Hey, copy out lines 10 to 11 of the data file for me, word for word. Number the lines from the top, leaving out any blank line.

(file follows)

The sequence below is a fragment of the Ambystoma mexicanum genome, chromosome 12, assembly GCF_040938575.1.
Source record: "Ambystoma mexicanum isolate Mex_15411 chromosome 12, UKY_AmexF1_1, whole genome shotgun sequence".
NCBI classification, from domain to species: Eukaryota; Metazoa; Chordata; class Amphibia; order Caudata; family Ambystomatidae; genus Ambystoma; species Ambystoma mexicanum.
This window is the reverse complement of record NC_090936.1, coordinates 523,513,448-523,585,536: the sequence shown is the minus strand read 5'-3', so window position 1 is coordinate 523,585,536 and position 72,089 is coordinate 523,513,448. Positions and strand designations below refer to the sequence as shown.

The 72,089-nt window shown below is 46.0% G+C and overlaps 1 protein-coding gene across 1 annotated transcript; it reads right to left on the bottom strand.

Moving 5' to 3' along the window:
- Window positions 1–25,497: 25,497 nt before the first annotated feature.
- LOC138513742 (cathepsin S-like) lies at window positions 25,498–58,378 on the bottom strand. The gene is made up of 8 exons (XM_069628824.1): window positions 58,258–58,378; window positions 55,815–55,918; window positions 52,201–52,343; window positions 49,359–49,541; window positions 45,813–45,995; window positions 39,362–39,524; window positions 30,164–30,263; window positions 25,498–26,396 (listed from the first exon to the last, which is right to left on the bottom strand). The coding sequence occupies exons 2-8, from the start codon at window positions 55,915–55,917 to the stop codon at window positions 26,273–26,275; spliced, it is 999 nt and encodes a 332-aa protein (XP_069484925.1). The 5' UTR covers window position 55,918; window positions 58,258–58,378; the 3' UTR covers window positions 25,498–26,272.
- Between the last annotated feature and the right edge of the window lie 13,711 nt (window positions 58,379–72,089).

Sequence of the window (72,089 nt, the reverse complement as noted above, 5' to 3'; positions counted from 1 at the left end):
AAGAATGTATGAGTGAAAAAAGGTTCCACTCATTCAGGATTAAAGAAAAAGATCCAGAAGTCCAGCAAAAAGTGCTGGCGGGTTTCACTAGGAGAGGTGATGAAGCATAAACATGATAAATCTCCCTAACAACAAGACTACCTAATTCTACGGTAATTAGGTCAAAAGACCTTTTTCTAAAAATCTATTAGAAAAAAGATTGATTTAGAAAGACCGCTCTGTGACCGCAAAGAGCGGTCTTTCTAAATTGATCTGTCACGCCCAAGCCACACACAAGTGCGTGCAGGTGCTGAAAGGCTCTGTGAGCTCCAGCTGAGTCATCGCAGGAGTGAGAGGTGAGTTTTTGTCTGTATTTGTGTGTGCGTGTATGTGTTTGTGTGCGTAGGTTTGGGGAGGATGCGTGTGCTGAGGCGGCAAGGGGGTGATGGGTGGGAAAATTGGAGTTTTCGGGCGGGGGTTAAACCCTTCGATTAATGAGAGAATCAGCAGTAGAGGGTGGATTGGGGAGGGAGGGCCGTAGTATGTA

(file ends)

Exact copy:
Sequence of the window (72,089 nt, the reverse complement as noted above, 5' to 3'; positions counted from 1 at the left end):
AAGAATGTATGAGTGAAAAAAGGTTCCACTCATTCAGGATTAAAGAAAAAGATCCAGAAGTCCAGCAAAAAGTGCTGGCGGGTTTCACTAGGAGAGGTGATGAAGCATAAACATGATAAATCTCCCTAACAACAAGACTACCTAATTCTACGGTAATTAGGTCAAAAGACCTTTTTCTAAAAATCTATTAGAAAAAAGATTGATTTAGAAAGACCGCTCTGTGACCGCAAAGAGCGGTCTTTCTAAATTGATCTGTCACGCCCAAGCCACACACAAGTGCGTGCAGGTGCTGAAAGGCTCTGTGAGCTCCAGCTGAGTCATCGCAGGAGTGAGAGGTGAGTTTTTGTCTGTATTTGTGTGTGCGTGTATGTGTTTGTGTGCGTAGGTTTGGGGAGGATGCGTGTGCTGAGGCGGCAAGGGGGTGATGGGTGGGAAAATTGGAGTTTTCGGGCGGGGGTTAAACCCTTCGATTAATGAGAGAATCAGCAGTAGAGGGTGGATTGGGGAGGGAGGGCCGTAGTATGTA